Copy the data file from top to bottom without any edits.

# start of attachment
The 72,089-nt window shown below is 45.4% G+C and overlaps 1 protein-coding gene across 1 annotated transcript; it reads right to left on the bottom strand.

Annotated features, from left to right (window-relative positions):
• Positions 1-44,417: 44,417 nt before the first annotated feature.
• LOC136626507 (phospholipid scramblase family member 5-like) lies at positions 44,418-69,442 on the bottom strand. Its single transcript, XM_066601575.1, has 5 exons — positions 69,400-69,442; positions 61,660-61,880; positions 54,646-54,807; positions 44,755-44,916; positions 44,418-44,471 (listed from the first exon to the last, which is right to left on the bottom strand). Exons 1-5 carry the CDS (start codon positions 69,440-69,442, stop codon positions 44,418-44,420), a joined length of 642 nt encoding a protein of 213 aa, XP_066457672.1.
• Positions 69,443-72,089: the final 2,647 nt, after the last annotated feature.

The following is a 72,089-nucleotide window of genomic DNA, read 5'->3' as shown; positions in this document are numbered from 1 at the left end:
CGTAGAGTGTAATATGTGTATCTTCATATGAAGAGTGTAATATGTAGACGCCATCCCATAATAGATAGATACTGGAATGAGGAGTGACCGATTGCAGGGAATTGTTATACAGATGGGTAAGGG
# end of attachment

The 72,089-nt window shown below is 45.4% G+C and overlaps 1 protein-coding gene across 1 annotated transcript; it reads right to left on the bottom strand.

Annotated features, from left to right (window-relative positions):
• Positions 1-44,417: 44,417 nt before the first annotated feature.
• LOC136626507 (phospholipid scramblase family member 5-like) lies at positions 44,418-69,442 on the bottom strand. Its single transcript, XM_066601575.1, has 5 exons — positions 69,400-69,442; positions 61,660-61,880; positions 54,646-54,807; positions 44,755-44,916; positions 44,418-44,471 (listed from the first exon to the last, which is right to left on the bottom strand). Exons 1-5 carry the CDS (start codon positions 69,440-69,442, stop codon positions 44,418-44,420), a joined length of 642 nt encoding a protein of 213 aa, XP_066457672.1.
• Positions 69,443-72,089: the final 2,647 nt, after the last annotated feature.

The following is a 72,089-nucleotide window of genomic DNA, read 5'->3' as shown; positions in this document are numbered from 1 at the left end:
CGTAGAGTGTAATATGTGTATCTTCATATGAAGAGTGTAATATGTAGACGCCATCCCATAATAGATAGATACTGGAATGAGGAGTGACCGATTGCAGGGAATTGTTATACAGATGGGTAAGGG